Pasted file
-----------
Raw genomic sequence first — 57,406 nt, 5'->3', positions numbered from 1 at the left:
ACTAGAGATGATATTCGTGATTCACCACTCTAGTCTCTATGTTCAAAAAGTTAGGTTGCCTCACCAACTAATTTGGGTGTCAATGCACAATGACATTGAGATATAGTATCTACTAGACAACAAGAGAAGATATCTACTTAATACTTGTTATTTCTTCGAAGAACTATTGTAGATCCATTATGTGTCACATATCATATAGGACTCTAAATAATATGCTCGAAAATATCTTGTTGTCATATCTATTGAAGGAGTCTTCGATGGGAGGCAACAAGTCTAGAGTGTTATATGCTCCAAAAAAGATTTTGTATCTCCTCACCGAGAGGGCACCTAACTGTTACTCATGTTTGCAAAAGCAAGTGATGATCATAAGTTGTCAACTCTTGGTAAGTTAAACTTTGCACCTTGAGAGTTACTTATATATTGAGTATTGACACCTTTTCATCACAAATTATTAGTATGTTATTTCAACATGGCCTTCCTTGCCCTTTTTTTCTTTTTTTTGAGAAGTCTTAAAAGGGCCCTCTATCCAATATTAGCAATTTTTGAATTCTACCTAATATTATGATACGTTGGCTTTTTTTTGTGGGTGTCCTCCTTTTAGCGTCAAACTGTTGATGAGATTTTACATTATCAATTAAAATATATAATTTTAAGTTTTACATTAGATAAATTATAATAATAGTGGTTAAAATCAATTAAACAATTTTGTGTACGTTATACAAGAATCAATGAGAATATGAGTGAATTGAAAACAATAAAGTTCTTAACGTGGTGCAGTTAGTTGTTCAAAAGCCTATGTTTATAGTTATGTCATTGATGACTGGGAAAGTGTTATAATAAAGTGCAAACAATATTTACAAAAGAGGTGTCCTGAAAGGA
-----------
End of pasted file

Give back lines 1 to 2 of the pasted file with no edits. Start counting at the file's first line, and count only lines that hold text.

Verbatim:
Raw genomic sequence first — 57,406 nt, 5'->3', positions numbered from 1 at the left:
ACTAGAGATGATATTCGTGATTCACCACTCTAGTCTCTATGTTCAAAAAGTTAGGTTGCCTCACCAACTAATTTGGGTGTCAATGCACAATGACATTGAGATATAGTATCTACTAGACAACAAGAGAAGATATCTACTTAATACTTGTTATTTCTTCGAAGAACTATTGTAGATCCATTATGTGTCACATATCATATAGGACTCTAAATAATATGCTCGAAAATATCTTGTTGTCATATCTATTGAAGGAGTCTTCGATGGGAGGCAACAAGTCTAGAGTGTTATATGCTCCAAAAAAGATTTTGTATCTCCTCACCGAGAGGGCACCTAACTGTTACTCATGTTTGCAAAAGCAAGTGATGATCATAAGTTGTCAACTCTTGGTAAGTTAAACTTTGCACCTTGAGAGTTACTTATATATTGAGTATTGACACCTTTTCATCACAAATTATTAGTATGTTATTTCAACATGGCCTTCCTTGCCCTTTTTTTCTTTTTTTTGAGAAGTCTTAAAAGGGCCCTCTATCCAATATTAGCAATTTTTGAATTCTACCTAATATTATGATACGTTGGCTTTTTTTTGTGGGTGTCCTCCTTTTAGCGTCAAACTGTTGATGAGATTTTACATTATCAATTAAAATATATAATTTTAAGTTTTACATTAGATAAATTATAATAATAGTGGTTAAAATCAATTAAACAATTTTGTGTACGTTATACAAGAATCAATGAGAATATGAGTGAATTGAAAACAATAAAGTTCTTAACGTGGTGCAGTTAGTTGTTCAAAAGCCTATGTTTATAGTTATGTCATTGATGACTGGGAAAGTGTTATAATAAAGTGCAAACAATATTTACAAAAGAGGTGTCCTGAAAGGA